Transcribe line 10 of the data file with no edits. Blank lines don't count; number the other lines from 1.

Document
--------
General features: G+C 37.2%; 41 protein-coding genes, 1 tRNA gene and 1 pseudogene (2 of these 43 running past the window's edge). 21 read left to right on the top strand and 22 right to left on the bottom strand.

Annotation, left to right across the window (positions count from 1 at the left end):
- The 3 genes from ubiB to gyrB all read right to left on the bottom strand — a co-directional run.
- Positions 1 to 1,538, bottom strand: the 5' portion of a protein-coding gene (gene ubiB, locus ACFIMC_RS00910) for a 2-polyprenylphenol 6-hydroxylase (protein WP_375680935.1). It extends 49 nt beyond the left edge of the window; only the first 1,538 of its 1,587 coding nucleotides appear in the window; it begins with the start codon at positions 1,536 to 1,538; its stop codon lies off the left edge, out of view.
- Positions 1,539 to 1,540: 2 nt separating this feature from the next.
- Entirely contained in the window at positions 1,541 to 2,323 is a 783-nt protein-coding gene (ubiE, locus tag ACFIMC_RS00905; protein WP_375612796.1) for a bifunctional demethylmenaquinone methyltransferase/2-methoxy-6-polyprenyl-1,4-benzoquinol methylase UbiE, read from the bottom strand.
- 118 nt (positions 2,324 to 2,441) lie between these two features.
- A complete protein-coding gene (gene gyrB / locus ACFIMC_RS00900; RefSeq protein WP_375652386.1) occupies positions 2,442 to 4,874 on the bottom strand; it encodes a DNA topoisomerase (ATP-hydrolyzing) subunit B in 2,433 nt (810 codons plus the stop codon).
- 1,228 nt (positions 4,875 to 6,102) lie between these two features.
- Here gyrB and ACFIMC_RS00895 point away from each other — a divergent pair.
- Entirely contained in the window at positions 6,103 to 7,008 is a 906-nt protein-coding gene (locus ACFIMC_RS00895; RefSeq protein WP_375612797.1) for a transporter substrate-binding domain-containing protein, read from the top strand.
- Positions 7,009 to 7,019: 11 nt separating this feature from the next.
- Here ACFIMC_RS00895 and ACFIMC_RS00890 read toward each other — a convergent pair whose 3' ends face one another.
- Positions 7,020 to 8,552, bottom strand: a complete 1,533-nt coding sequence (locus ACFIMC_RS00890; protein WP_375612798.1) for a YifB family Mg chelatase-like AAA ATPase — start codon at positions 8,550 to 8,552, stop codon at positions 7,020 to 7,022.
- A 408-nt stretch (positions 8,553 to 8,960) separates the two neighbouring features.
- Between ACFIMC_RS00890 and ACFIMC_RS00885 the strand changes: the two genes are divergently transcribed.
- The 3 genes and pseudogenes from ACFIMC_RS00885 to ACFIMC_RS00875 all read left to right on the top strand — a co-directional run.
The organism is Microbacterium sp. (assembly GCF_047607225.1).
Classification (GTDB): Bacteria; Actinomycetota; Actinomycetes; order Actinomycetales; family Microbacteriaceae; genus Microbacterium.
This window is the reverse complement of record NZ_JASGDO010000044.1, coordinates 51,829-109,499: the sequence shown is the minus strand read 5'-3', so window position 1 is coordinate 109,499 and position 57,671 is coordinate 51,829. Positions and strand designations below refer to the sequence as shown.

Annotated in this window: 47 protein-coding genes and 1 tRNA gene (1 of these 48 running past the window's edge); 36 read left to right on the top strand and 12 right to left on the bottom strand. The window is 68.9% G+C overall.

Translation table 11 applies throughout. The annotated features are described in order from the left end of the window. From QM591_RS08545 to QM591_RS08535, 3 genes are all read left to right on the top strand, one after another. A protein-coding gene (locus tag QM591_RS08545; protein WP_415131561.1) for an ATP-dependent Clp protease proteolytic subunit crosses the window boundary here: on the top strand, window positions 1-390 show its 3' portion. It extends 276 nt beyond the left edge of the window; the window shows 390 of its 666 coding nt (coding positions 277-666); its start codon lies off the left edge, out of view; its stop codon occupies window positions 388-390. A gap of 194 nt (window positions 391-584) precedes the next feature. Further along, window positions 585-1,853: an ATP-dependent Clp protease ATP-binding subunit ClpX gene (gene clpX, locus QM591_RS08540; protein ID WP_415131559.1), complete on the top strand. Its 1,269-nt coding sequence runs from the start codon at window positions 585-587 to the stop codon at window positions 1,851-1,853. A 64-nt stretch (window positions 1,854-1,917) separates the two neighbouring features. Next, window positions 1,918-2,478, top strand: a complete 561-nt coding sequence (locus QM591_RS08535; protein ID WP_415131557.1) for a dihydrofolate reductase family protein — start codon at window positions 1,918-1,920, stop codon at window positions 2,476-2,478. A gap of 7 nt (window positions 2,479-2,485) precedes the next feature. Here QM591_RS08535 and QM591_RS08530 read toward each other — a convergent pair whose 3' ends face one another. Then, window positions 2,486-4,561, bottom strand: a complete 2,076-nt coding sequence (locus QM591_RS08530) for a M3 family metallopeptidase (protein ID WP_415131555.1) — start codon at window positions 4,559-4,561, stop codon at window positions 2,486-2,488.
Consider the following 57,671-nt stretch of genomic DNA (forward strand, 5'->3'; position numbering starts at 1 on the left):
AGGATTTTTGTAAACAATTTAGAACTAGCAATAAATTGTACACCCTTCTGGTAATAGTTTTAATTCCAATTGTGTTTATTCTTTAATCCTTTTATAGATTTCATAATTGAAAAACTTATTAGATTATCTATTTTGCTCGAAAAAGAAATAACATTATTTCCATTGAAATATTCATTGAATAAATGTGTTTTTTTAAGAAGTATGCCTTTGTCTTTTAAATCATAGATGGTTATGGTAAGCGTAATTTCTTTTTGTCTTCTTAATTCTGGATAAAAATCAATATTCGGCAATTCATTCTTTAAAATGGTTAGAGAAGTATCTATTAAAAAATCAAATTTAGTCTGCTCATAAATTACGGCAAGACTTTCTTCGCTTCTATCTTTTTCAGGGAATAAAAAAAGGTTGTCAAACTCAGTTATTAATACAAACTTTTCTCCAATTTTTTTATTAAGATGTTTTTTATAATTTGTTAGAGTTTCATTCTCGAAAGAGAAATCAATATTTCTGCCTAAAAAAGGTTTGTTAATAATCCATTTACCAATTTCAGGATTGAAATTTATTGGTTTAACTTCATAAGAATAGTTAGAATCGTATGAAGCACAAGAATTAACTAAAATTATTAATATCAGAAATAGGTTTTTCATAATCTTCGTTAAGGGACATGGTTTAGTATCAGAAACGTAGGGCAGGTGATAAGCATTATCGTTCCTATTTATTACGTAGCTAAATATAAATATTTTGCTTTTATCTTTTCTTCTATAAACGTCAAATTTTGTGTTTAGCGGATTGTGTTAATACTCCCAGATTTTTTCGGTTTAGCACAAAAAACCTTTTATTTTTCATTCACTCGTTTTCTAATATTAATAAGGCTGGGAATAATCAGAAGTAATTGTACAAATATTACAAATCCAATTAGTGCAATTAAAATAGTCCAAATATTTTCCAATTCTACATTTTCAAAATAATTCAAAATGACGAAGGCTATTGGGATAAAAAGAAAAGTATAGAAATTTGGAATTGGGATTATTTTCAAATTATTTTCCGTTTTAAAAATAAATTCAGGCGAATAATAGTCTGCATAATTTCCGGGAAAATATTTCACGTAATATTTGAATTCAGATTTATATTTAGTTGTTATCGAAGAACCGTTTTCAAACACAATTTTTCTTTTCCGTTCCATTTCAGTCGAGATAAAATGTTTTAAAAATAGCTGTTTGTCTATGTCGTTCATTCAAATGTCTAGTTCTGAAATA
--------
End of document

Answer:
- Here gyrB and ACFIMC_RS00895 point away from each other — a divergent pair.